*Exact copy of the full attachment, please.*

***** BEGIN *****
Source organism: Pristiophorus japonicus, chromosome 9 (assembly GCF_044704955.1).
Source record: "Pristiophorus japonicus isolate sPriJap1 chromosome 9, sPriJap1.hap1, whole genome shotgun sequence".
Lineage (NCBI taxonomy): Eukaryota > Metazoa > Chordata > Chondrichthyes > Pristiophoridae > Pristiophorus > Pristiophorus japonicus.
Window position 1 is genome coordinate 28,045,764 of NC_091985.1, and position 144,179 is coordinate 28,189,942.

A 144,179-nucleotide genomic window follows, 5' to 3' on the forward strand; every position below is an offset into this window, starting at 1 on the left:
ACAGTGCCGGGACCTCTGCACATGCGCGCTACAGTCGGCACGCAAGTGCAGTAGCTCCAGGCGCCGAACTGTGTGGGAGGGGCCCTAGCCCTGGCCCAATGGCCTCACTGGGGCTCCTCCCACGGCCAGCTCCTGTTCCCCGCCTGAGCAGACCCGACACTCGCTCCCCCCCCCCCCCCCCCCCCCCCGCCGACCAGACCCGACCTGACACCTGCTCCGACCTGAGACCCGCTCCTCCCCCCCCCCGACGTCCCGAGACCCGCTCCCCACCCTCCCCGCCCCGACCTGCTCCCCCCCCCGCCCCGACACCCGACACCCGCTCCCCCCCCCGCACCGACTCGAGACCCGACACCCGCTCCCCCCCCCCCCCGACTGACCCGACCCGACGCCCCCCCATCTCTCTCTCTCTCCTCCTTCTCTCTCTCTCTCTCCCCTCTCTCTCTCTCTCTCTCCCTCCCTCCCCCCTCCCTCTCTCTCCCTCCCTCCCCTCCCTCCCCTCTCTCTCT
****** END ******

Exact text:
Source organism: Pristiophorus japonicus, chromosome 9 (assembly GCF_044704955.1).
Source record: "Pristiophorus japonicus isolate sPriJap1 chromosome 9, sPriJap1.hap1, whole genome shotgun sequence".
Lineage (NCBI taxonomy): Eukaryota > Metazoa > Chordata > Chondrichthyes > Pristiophoridae > Pristiophorus > Pristiophorus japonicus.
Window position 1 is genome coordinate 28,045,764 of NC_091985.1, and position 144,179 is coordinate 28,189,942.

A 144,179-nucleotide genomic window follows, 5' to 3' on the forward strand; every position below is an offset into this window, starting at 1 on the left:
ACAGTGCCGGGACCTCTGCACATGCGCGCTACAGTCGGCACGCAAGTGCAGTAGCTCCAGGCGCCGAACTGTGTGGGAGGGGCCCTAGCCCTGGCCCAATGGCCTCACTGGGGCTCCTCCCACGGCCAGCTCCTGTTCCCCGCCTGAGCAGACCCGACACTCGCTCCCCCCCCCCCCCCCCCCCCCCCGCCGACCAGACCCGACCTGACACCTGCTCCGACCTGAGACCCGCTCCTCCCCCCCCCCGACGTCCCGAGACCCGCTCCCCACCCTCCCCGCCCCGACCTGCTCCCCCCCCCGCCCCGACACCCGACACCCGCTCCCCCCCCCGCACCGACTCGAGACCCGACACCCGCTCCCCCCCCCCCCCGACTGACCCGACCCGACGCCCCCCCATCTCTCTCTCTCTCCTCCTTCTCTCTCTCTCTCTCCCCTCTCTCTCTCTCTCTCTCCCTCCCTCCCCCCTCCCTCTCTCTCCCTCCCTCCCCTCCCTCCCCTCTCTCTCT